Even today’s “omnichannel” approach could learn a thing or two from its predecessor, the shop on Main Street. An article on the National Retail Federation blog noted a few “back-to-basics” principles that still are relevant in the digital age: measure in-store traffic, mind the four P’s of marketing, and learn about customer needs in person.
Baby boomers have the spending power and in-store shopping preferences that retailers should pay attention to. According to recent data cited on CPExecutive.com, seniors per capita spent 57 percent more in average expenditures than their younger counterparts in 2010. The 55-and-older demographic is a fairly significant channel and retailers really should be catering to them.
Retail sales blossomed in May thanks to good weather and holiday promotions, according to a recent report by a research firm highlighted in an article on the Milwaukee Journal Sentinel’s website. Traditionally May is a good month, driven by the sale of summer fashions. But retailers need to keep an eye on the economic news coming out of Europe.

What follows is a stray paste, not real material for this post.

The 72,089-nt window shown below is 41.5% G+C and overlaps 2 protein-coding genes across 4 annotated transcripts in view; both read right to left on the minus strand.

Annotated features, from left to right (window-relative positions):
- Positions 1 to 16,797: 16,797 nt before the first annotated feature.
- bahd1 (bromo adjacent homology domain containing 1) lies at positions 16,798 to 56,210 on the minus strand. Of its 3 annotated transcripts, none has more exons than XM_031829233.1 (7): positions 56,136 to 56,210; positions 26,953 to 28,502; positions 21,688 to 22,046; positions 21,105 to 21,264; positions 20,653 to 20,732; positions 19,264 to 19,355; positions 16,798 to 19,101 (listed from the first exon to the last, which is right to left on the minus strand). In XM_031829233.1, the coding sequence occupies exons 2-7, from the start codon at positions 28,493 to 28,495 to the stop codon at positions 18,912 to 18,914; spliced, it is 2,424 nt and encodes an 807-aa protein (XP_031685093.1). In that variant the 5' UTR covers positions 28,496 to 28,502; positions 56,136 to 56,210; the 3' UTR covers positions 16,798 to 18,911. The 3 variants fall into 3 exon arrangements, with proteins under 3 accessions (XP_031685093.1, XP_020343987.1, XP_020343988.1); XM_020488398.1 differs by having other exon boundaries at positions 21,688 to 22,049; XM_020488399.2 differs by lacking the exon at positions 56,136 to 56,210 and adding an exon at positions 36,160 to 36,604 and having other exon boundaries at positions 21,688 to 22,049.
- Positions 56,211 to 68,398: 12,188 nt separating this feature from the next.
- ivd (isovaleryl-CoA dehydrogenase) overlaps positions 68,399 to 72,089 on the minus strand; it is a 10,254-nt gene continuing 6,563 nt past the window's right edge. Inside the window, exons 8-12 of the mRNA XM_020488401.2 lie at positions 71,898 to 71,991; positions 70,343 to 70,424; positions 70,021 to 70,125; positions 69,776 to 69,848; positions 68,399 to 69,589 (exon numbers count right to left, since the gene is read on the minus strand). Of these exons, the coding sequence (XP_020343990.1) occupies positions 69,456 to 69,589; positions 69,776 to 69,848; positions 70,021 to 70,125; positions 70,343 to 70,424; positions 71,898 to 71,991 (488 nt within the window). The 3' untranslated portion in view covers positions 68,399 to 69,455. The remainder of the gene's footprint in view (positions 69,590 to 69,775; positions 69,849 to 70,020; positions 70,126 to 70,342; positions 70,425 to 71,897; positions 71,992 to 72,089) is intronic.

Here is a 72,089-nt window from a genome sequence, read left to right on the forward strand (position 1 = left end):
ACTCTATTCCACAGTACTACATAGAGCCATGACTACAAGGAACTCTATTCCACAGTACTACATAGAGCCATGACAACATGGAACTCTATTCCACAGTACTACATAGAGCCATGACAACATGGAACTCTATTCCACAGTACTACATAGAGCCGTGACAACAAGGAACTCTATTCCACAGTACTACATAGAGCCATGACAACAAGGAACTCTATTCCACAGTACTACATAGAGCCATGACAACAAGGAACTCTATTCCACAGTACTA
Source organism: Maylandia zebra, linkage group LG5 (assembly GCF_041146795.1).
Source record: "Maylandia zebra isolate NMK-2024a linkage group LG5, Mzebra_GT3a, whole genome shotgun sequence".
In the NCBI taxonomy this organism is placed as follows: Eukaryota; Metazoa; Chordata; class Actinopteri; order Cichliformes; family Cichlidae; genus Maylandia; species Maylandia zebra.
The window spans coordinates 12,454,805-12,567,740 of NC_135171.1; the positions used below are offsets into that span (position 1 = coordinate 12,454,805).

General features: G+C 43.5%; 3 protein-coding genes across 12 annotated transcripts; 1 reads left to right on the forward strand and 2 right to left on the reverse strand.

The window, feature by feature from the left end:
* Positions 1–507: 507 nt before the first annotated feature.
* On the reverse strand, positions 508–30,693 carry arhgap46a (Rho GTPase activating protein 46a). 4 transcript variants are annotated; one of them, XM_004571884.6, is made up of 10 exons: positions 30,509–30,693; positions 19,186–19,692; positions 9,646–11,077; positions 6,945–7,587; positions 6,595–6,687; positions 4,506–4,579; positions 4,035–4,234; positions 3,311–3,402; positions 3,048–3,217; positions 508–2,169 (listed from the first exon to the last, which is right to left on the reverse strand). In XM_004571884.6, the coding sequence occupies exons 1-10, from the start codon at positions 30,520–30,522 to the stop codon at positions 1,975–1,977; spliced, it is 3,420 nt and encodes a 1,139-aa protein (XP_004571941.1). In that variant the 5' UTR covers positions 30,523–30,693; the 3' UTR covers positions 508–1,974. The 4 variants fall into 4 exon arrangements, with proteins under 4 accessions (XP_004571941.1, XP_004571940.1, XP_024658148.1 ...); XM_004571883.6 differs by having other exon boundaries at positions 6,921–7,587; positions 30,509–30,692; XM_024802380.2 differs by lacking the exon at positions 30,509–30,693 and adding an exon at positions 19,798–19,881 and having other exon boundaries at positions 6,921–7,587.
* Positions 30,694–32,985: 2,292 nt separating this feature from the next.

Showrooming — when consumers try out a product in-store but buy it online — is a significant issue for brick-and-mortar retailers. A recent study illustrated that point: 52 percent of consumers use their smartphone to research products while shopping in stores. An article on MediaPost’s website offers tips on how brick-and-mortar stores can start ringing up more sales.
More and more consumers are using their smartphones in the shopping and purchasing process. A majority of smartphone owners use their mobile device to research a product, check prices or look for discounts while shopping in the store, according to a survey cited in an article on MarketingLand.com. Retailers need to be ready and incorporate this mobile consumer behavior.
With constant, instant access to information, many consumers get bored and overstimulated. A recent conference highlighted ways to fight through the information clutter. Here are four tips compiled on marketing blog Cooler Insights: Let consumers discover your brand; embrace “fan culture”; invest in “everyday life” consumer technology; and create a service experience that goes beyond the product.